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Supreme Court Rejects Delhi Student’s Writ Petition To Start Physical School

Supreme Court Rejects Delhi Student’s Writ Petition To Start Physical School

On Monday (September 19, 2021), the Supreme Court rejected the writ petition of a Delhi based school student asking the Court to direct the State and Center for providing a speedy decision in regard to starting physical classes with appropriate safeguards. 


The matter was brought in front of the Bench of Justices D. Y. Chandrachud and B. V. Nagarathna who commented that the student should discuss the matter of physical reopening of schools with the state in which he is based, i.e. Delhi. 

Furthermore, the judges the counsel told the counsel that their client should focus on his studies instead of filing for constitutional remedies. He mentioned that the petition was misplaced and children must not get involved in such matters while emphasizing the fact that he is aware that the said petition is not a public gimmick. He also pointed to the fact that the situations in different states are different and therefore, this decision varies from state to state. 


The judge emphasized the provisions of the constitutional scheme which provided that as per entry 25 of list 3 deals with education. Entry 25 of list 3 deals with education. Entries 63, 64, 65 and 66 deal with ‘institutions of national importance', ‘Institutions for scientific or technical education financed by the Government of India wholly or in part and declared by Parliament by law to be institution of national importance’, ‘'Union agencies and institutions for professional, vocational or technical training, including the training of police officers’, and 'Co-ordination and determination of standards in institutions for higher education or research and scientific and technical institutions” respectively. 


The judge further added that after the inclusion of Article 21 A it is the duty of the State to ensure that every child is provided with free and compulsory education between the ages of 6 to 14, however, the means for the same can be decided by the State.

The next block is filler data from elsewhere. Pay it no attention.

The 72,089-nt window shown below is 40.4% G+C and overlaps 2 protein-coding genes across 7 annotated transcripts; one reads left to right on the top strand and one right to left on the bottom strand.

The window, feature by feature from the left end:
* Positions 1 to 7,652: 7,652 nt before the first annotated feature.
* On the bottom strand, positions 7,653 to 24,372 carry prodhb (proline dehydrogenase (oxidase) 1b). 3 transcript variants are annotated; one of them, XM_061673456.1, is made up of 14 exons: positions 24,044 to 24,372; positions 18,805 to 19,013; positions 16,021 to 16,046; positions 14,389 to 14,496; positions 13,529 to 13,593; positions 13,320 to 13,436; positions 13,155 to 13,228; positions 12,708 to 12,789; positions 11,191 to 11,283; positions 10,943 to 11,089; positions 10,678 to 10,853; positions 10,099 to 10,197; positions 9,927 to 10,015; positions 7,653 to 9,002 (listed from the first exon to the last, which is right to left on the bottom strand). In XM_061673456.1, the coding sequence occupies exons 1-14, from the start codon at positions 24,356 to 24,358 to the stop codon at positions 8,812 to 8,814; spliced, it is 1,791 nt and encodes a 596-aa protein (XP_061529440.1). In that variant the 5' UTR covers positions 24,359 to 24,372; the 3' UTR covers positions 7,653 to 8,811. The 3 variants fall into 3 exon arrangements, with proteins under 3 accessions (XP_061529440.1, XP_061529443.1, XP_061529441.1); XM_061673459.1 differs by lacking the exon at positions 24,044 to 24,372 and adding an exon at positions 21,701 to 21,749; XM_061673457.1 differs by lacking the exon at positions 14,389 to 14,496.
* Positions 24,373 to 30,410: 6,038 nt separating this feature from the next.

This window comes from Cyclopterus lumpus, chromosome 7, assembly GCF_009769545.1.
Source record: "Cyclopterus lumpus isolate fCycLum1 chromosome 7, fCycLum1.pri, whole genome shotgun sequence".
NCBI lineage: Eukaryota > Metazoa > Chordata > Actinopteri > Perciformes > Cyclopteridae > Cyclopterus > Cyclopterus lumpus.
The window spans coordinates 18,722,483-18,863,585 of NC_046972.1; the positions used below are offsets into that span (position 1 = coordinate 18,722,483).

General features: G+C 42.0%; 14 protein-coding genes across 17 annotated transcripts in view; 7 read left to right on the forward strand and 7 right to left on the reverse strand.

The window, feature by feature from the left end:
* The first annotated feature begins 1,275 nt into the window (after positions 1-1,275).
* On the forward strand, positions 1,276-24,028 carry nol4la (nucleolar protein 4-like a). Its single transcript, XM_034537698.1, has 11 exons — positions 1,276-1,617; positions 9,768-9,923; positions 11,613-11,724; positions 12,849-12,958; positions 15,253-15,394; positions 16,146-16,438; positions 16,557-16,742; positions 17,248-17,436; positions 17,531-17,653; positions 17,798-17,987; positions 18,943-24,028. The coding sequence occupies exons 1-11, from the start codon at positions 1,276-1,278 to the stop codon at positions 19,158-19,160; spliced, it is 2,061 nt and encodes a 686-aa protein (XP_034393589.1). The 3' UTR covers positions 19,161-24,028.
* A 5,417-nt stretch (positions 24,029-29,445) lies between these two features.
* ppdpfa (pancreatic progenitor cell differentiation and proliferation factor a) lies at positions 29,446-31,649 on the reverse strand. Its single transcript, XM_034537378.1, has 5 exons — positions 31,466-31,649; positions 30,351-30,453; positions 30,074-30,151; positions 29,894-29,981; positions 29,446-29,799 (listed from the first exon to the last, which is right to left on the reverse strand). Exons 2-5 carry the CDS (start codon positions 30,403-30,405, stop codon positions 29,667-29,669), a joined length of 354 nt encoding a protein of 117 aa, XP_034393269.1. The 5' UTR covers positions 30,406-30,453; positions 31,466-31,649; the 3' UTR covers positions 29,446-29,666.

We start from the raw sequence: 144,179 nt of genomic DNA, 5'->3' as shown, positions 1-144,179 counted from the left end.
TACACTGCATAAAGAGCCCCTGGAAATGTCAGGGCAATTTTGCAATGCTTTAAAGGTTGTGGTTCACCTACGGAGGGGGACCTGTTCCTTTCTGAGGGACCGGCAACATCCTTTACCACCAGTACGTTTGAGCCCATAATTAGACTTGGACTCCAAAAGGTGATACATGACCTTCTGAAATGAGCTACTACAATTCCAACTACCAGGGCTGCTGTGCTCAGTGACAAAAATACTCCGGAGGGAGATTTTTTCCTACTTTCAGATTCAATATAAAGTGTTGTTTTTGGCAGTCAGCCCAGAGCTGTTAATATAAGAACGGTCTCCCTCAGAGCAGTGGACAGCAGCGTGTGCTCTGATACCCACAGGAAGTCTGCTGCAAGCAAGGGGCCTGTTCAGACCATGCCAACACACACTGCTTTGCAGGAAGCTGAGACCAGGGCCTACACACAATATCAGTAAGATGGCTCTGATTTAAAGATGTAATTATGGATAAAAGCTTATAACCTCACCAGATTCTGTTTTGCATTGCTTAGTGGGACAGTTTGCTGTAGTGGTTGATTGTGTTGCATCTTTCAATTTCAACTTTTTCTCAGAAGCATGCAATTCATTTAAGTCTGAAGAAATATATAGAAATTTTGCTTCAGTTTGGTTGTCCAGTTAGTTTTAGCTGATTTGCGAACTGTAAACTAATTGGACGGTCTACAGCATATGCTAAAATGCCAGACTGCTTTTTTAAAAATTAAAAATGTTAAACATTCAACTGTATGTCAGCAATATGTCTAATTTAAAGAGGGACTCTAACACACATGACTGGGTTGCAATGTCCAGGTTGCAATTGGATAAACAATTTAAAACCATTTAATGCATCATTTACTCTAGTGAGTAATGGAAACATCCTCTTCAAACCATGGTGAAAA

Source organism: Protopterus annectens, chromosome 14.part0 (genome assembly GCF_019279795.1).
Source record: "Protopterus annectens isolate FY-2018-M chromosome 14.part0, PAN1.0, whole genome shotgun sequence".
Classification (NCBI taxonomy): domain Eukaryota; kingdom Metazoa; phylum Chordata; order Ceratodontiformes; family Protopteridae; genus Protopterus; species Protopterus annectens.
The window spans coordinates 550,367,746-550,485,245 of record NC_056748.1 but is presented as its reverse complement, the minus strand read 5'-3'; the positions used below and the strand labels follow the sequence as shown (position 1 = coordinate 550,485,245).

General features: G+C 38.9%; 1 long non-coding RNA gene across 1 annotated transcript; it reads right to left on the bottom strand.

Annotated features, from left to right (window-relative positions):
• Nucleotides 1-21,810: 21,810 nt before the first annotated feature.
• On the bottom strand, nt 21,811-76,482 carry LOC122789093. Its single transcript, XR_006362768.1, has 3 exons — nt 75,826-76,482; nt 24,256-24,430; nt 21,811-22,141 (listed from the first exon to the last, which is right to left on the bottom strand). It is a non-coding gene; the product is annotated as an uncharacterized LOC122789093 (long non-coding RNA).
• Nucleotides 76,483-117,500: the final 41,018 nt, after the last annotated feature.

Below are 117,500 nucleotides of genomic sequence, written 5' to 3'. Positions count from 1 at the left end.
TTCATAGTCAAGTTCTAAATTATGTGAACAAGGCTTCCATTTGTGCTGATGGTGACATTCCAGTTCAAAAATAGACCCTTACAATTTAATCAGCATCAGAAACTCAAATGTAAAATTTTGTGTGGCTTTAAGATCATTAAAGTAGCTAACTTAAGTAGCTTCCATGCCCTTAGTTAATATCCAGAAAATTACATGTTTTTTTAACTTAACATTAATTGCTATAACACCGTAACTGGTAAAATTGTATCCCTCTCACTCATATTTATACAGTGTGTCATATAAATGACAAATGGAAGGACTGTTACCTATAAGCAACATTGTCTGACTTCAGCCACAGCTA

Therefore, this implies that the state governments are answerable to such appeals and it is their discretion as when and how they wish to reopen schools. The court cannot issue orders for the states to reopen the schools. 


Another point which the judge emphasized was that the country has recently gone through the second wave and there is still a possibility of a spike in cases even though the vaccinations are rapidly taking place but it is still dangerous and therefore the court cannot grant such a kind of relief to the petitioner. 


The Bench held that in these kinds of matters governance is extremely complex and therefore, the court should not pass orders to make the governance even more difficult than the original problem. 

The Judge while emphasizing the fact that this matter should be dealt with by the states held that the discretion should be given to the state governments since they are much more aware of their areas and are familiar with the data of the COVID patients. The judge upheld the character of the state governments saying that they would want their students to go to school since that is the most basic function of the local authorities. 


In his statements, Justice Chandrachud also furnished that there are various matters which play a huge role in this decision such as they have to consider the interest of other student’s as well in this scenario. 

The government has decided to vaccinate the children, and a major part of this appeal depends on what kind of vaccine the State is introducing for the children. 

The State has decided to reopen the school for the students studying in standard 9th,10th, 11th and 12th. The judiciary cannot dictate the states to open schools even for the 1 st standard students. 


The judge further held that the Court must deal with the issue cautiously as the states are treating it since it is a sensitive issue of social policy and their order may expose young children to COVID. 

They cannot issue such orders especially because the Court and the petitioner have limited data and scientific knowledge which makes granting such reliefs to the petitioner very dangerous for the society. 


The Bench held that the petition cannot be entertained in the Supreme Court and allowed the petitioner to withdraw it, however, allowed them at the same time to file a petition in the High Court. The petition was dismissed as withdrawn. 


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